Jesus then warned his disciples that they would encounter violent resistance on their ministry. In verse 16 he is quoted as saying, "Behold, I send you out as sheep in the midst of wolves; so be wise as serpents and innocent as doves." In verse 21 Jesus is quoted as saying (KJV), "And the brother shall deliver up the brother to death, and the father the child: and the children shall rise up against their parents, and cause them to be put to death." This is clearly an apocalyptic prediction, and related to Micah 7:6, but Jesus does not express his views on the matter, other than saying "All men will hate you because of me" in verse 22. He then instructs his followers to flee to a different city when they are persecuted.
He then exhorts his disciples not to fear. He assures them that faithful proclamation of his message will have its rewards. "Whosoever therefore shall confess me before men, him will I confess also before my Father which is in heaven. But whosoever shall deny me before men, him will I also deny before my Father which is in heaven." (Matthew 10:32–33, KJV) Immediately thereafter Jesus makes the comment in question, verse 34, saying that he came not to bring peace, but the sword, followed by a direct quote of Micah 7:6 in verse 35–36.
The Book of Kells
The Book of Kells, a Celtic illuminated manuscript copy of the Gospels, uses the word "gaudium" meaning "joy" rather than "gladium," which means "sword" -- rendering the verse in translation: "I came not [only] to bring peace, but joy".
- The Bible and violence
- Christianity and violence
- Christian pacifism
- Live by the sword, die by the sword
- Sell your cloak and buy a sword
- Turning the other cheek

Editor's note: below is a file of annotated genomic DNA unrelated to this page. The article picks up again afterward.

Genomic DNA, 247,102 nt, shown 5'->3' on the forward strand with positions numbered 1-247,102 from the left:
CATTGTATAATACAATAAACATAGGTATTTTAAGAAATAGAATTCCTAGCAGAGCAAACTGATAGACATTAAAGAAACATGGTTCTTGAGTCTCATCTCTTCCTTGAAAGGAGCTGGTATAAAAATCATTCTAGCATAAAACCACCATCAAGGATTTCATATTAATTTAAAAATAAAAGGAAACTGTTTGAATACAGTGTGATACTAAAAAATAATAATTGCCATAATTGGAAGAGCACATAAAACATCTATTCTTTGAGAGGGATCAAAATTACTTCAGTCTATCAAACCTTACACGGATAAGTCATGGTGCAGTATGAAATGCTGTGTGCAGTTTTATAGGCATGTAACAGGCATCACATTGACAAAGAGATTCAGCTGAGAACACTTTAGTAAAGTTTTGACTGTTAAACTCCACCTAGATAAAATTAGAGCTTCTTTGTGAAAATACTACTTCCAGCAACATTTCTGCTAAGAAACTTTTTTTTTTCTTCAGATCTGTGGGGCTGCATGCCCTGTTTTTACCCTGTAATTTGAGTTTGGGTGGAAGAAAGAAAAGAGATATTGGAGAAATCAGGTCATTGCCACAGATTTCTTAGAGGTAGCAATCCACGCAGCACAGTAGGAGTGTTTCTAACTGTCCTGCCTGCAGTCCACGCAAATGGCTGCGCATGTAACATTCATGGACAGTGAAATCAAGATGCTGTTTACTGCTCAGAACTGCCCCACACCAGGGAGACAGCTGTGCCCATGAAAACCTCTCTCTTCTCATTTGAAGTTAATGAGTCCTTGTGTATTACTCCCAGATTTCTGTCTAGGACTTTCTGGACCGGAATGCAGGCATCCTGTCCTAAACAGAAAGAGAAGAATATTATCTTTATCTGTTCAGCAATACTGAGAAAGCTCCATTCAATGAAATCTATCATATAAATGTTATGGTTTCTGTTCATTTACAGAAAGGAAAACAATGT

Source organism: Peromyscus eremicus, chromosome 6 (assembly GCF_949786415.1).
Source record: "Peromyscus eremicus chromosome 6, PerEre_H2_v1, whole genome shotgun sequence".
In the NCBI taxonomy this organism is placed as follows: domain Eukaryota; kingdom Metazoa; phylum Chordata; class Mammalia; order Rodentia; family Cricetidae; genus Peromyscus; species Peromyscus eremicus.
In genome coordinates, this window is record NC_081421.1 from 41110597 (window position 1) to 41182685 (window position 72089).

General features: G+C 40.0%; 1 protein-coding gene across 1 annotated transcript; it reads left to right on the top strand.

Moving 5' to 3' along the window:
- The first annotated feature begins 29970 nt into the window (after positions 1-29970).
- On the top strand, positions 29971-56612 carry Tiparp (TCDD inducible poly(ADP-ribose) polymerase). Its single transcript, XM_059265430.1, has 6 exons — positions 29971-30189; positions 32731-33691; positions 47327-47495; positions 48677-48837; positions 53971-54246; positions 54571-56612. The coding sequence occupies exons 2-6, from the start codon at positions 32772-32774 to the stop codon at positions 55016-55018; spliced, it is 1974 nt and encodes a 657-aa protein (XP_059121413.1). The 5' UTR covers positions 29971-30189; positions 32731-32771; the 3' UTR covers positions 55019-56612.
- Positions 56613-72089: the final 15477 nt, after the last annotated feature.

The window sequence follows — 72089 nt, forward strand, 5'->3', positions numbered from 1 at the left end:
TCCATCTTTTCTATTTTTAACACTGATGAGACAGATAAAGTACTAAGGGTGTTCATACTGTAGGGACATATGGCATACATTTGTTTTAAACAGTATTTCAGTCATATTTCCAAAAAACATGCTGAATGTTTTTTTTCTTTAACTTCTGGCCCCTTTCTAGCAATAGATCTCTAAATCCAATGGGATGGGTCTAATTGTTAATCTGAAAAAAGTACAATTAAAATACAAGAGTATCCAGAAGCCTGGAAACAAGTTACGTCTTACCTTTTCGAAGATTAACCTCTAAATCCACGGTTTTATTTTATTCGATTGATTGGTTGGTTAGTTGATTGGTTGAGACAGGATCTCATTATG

- Violence begets violence
- Nathan, George Jean Nathan; Henry Louis Mencken (1951). The American Mercury. p. 572. "The compilers of the late seventh century manuscript, The Book of Kells, refused to adopt St. Jerome's phrase "I come not to bring peace but a sword." (" . . . non pacem sed gladium.")To them the phrase made no sense and they altered it ..."
In support of the 'advocacy of violence' interpretation, Christian
- Should Christians Fight?. Article by Keith Stump, The Plain Truth Online. Discusses whether war is acceptable to Christian doctrine. Contains references and recommends further reading.
In support of the 'advocacy of violence' interpretation, non-Christian
- Matthew 10:34, from the Skeptic's Annotated Bible. Classifies Matthew 10:34 as being anti-family, unjust, violent, intolerant, and contradictory.
In support of the 'prediction of violence' interpretation
- Good question…"Jesus looks pretty violent to me, Glenn…!". By Glenn M. Miller, from A Christian Thinktank. Provides many citations to published works, especially commentaries.
- Not Peace but a Sword NYT op-ed by William Safire, March 1, 2004
- Not Peace, but a Sword? - Moscow Defense Brief
- Not Peace, But a Sword in book 6, chapter 4 of Testaments of the Twelve Patriarchs in the Ante-Nicene Fathers
- War and Peace - LDS
- DailyCatholic.org: The Symbol of the Sword in Today's Defense of the Church
- Luther's Bondage of the Will Section 19
- Robertson' Word Pictures of the New Testament: Matthew 10:34
- Reformed Theology: The Jesus Nobody Wants To Know: Matthew 10:34-39
But to bring a sword